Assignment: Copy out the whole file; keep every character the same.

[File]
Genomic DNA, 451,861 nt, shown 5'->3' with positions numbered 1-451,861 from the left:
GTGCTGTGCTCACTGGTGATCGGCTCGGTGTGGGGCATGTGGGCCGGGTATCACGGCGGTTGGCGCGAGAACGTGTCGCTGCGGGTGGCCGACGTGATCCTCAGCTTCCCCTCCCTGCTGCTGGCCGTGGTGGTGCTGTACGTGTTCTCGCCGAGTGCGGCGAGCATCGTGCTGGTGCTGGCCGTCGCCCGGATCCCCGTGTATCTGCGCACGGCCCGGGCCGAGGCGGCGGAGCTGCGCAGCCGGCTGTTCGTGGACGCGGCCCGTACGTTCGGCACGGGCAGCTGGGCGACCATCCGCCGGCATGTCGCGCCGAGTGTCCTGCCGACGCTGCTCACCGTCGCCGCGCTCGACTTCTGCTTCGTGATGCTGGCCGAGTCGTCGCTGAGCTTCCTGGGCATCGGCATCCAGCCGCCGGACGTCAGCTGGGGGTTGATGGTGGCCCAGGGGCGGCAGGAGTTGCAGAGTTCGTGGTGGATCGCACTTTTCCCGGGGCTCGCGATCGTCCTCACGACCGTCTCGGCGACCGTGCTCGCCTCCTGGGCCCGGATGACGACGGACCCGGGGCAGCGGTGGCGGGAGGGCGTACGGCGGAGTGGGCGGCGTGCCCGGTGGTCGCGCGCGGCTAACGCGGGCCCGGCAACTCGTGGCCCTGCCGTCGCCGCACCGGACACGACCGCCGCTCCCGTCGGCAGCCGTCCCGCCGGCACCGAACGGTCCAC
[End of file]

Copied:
Genomic DNA, 451,861 nt, shown 5'->3' with positions numbered 1-451,861 from the left:
GTGCTGTGCTCACTGGTGATCGGCTCGGTGTGGGGCATGTGGGCCGGGTATCACGGCGGTTGGCGCGAGAACGTGTCGCTGCGGGTGGCCGACGTGATCCTCAGCTTCCCCTCCCTGCTGCTGGCCGTGGTGGTGCTGTACGTGTTCTCGCCGAGTGCGGCGAGCATCGTGCTGGTGCTGGCCGTCGCCCGGATCCCCGTGTATCTGCGCACGGCCCGGGCCGAGGCGGCGGAGCTGCGCAGCCGGCTGTTCGTGGACGCGGCCCGTACGTTCGGCACGGGCAGCTGGGCGACCATCCGCCGGCATGTCGCGCCGAGTGTCCTGCCGACGCTGCTCACCGTCGCCGCGCTCGACTTCTGCTTCGTGATGCTGGCCGAGTCGTCGCTGAGCTTCCTGGGCATCGGCATCCAGCCGCCGGACGTCAGCTGGGGGTTGATGGTGGCCCAGGGGCGGCAGGAGTTGCAGAGTTCGTGGTGGATCGCACTTTTCCCGGGGCTCGCGATCGTCCTCACGACCGTCTCGGCGACCGTGCTCGCCTCCTGGGCCCGGATGACGACGGACCCGGGGCAGCGGTGGCGGGAGGGCGTACGGCGGAGTGGGCGGCGTGCCCGGTGGTCGCGCGCGGCTAACGCGGGCCCGGCAACTCGTGGCCCTGCCGTCGCCGCACCGGACACGACCGCCGCTCCCGTCGGCAGCCGTCCCGCCGGCACCGAACGGTCCAC